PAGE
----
Activity Trackers Not Accurate with Tracking Sleep: Study

Activity Trackers Not Accurate with Tracking Sleep: Study

Authored by DesiMD Doctor on 30 Dec 2015 - 12:33

fitbit-activity-tracker

The popular wearable activity trackers to monitor physical activity and measuring steps may not be really effective in measuring sleep, according a new study. Consumer-wearable activity trackers are electronic devices used for monitoring fitness and other health-related metrics.

Researchers from the UNC Gillings School of Global Public Health and RTI International conducted a review the evidence for validity and reliability of popular consumer-wearable activity trackers (Fitbit and Jawbone) and their ability to estimate steps, distance, physical activity, energy expenditure, and sleep.

The research led by Dr Evenson and team surveyed 22 published articles to find out the accuracy of these activity tracker devices, as they are increasingly becoming popular among the health conscious.

Different studies indicated that the step counting feature was correct both in the lab as well as in the field. However, only one study evaluated the distance tracking for the Fitbit device and found that it tends to overvalue at slower speeds and undervalue at high speeds. Two studies compared accelerometry and evaluated physical activity and found high correlation (in Fitbits) in one study and observed a larger range in correlation between the Fitbit and Jawbone brands, in another study. Authors found that both tracker brands showed undervalued calories used and overvalued total sleep time.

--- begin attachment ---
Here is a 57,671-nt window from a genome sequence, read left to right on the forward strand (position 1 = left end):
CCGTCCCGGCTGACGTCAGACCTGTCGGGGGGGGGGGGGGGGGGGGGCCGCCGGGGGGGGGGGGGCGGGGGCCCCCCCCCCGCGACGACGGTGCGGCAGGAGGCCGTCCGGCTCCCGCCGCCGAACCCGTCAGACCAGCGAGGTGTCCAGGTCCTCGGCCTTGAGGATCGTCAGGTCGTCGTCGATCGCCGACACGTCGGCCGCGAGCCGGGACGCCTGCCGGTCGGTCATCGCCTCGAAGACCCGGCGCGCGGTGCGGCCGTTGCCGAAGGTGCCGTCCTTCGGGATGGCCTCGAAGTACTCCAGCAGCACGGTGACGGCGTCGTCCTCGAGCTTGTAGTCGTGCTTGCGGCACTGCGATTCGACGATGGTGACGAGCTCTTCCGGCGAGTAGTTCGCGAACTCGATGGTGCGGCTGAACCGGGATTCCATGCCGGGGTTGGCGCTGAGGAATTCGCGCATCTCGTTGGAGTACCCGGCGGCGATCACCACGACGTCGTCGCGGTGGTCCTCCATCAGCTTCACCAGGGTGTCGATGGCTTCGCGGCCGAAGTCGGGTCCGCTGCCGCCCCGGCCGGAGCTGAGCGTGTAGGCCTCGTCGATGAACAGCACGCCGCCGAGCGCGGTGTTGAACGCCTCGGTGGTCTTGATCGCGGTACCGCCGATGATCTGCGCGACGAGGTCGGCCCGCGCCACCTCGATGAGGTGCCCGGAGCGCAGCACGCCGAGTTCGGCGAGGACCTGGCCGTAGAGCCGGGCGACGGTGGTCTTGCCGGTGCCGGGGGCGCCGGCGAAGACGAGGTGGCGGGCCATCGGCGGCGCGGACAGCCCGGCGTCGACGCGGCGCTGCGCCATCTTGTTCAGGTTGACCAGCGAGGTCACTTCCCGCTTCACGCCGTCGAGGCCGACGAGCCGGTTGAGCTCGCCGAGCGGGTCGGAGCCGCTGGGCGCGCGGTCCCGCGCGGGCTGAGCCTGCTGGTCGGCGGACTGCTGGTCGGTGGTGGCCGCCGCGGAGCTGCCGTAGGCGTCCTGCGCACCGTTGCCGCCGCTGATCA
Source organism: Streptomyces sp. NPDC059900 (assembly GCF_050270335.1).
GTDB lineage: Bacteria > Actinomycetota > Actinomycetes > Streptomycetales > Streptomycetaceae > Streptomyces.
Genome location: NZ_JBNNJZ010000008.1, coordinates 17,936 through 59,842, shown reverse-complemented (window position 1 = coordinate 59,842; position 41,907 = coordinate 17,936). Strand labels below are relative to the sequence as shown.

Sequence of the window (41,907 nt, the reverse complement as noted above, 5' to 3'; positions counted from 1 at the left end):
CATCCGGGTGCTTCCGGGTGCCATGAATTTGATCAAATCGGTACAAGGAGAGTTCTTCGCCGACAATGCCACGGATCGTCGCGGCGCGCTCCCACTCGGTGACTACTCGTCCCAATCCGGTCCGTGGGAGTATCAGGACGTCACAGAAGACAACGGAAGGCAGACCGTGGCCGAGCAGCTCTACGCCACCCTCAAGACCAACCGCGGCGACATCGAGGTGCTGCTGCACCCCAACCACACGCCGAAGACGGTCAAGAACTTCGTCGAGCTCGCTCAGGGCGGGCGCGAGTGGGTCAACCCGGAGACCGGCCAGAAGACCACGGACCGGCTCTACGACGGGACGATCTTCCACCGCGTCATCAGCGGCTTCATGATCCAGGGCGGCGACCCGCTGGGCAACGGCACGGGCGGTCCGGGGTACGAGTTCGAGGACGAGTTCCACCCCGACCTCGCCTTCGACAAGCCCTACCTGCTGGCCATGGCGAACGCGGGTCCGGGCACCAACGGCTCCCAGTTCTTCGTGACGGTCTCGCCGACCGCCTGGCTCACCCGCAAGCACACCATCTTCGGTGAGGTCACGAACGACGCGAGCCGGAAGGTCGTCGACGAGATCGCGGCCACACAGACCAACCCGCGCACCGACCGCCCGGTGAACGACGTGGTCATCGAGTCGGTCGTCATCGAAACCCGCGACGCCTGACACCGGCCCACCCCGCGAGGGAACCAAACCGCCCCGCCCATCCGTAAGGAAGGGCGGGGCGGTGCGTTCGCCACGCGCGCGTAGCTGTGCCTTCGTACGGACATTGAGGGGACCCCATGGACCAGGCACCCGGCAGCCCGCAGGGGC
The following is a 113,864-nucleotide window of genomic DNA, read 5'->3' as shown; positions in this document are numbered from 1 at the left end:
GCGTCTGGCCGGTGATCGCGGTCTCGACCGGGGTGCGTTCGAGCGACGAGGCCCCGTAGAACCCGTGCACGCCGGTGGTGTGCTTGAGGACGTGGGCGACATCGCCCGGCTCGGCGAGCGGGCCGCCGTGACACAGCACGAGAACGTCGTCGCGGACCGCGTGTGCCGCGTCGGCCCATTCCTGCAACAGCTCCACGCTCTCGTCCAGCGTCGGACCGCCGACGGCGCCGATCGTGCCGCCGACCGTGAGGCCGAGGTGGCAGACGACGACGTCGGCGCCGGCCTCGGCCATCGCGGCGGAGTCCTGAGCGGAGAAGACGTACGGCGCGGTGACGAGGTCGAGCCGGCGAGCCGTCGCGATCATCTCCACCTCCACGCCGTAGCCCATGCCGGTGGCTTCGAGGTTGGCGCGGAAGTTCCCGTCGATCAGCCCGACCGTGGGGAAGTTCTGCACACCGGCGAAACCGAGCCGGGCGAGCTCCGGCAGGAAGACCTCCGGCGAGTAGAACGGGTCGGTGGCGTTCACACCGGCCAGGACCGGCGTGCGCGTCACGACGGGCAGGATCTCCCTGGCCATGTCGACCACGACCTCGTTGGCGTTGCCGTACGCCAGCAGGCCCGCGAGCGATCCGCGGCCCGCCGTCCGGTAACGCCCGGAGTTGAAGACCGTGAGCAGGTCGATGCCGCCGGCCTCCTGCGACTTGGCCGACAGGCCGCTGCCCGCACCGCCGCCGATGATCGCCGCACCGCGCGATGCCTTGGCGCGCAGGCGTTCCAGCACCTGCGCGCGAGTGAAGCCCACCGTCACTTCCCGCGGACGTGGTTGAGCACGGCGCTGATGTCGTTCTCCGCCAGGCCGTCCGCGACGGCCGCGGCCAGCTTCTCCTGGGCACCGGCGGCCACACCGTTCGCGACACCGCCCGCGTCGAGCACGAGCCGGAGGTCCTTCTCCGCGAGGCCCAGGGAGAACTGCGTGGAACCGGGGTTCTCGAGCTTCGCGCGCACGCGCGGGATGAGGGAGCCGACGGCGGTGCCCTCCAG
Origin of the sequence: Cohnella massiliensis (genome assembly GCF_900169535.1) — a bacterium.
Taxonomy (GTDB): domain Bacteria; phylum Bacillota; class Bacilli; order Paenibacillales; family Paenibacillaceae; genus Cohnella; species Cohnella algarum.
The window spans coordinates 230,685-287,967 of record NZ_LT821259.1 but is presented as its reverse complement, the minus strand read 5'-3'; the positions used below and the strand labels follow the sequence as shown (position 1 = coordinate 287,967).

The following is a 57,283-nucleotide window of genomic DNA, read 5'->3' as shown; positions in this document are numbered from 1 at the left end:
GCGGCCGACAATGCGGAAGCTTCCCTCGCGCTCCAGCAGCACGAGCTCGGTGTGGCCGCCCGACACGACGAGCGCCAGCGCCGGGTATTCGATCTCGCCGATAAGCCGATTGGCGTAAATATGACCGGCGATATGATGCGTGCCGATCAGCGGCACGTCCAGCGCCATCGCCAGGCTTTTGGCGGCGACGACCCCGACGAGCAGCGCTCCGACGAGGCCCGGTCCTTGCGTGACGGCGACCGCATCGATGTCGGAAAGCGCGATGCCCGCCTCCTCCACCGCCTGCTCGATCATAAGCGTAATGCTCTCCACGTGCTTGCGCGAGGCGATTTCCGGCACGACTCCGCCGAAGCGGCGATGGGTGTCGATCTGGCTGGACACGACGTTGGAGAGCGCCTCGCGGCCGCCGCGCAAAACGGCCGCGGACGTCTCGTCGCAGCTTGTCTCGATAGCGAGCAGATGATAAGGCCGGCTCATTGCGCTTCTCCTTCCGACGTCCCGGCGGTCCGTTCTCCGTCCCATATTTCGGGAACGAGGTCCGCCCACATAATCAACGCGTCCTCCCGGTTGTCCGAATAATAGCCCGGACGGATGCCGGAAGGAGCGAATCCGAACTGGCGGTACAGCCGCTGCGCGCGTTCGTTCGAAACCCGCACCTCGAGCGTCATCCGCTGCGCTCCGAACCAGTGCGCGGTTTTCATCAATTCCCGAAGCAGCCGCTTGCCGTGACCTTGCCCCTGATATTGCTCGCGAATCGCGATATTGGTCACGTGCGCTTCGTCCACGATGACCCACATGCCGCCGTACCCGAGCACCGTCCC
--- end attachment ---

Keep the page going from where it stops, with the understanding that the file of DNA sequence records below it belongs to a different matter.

Overall, based on several studies, the systematic review showed:

  • Higher validity of step counting
  • Undetermined findings for distance and physical activity;
  • Lower validity for calories and sleep.

Researchers recommend few strategies for device wearers that may help them implement, to make the tracker monitor the activity more accurately. Recommendations include:

* To always wear the tracker in the same position every day.

*To iInsert personal details such as height and weight accurately at the first set-up, and update if there is any considerable change in the weight.

* If the tracker offers these options, then, correctly mark the length of a walking stride; incorporate more information through the device's journal function; and interact with the sleep mode settings.

 

Reference: Systematic review of the validity and reliability of consumer-wearable activity trackers. International Journal of Behavioral Nutrition and Physical Activity, 2015; RTI International. "Activity trackers are better at counting steps than measuring sleep."

 

 

 

 

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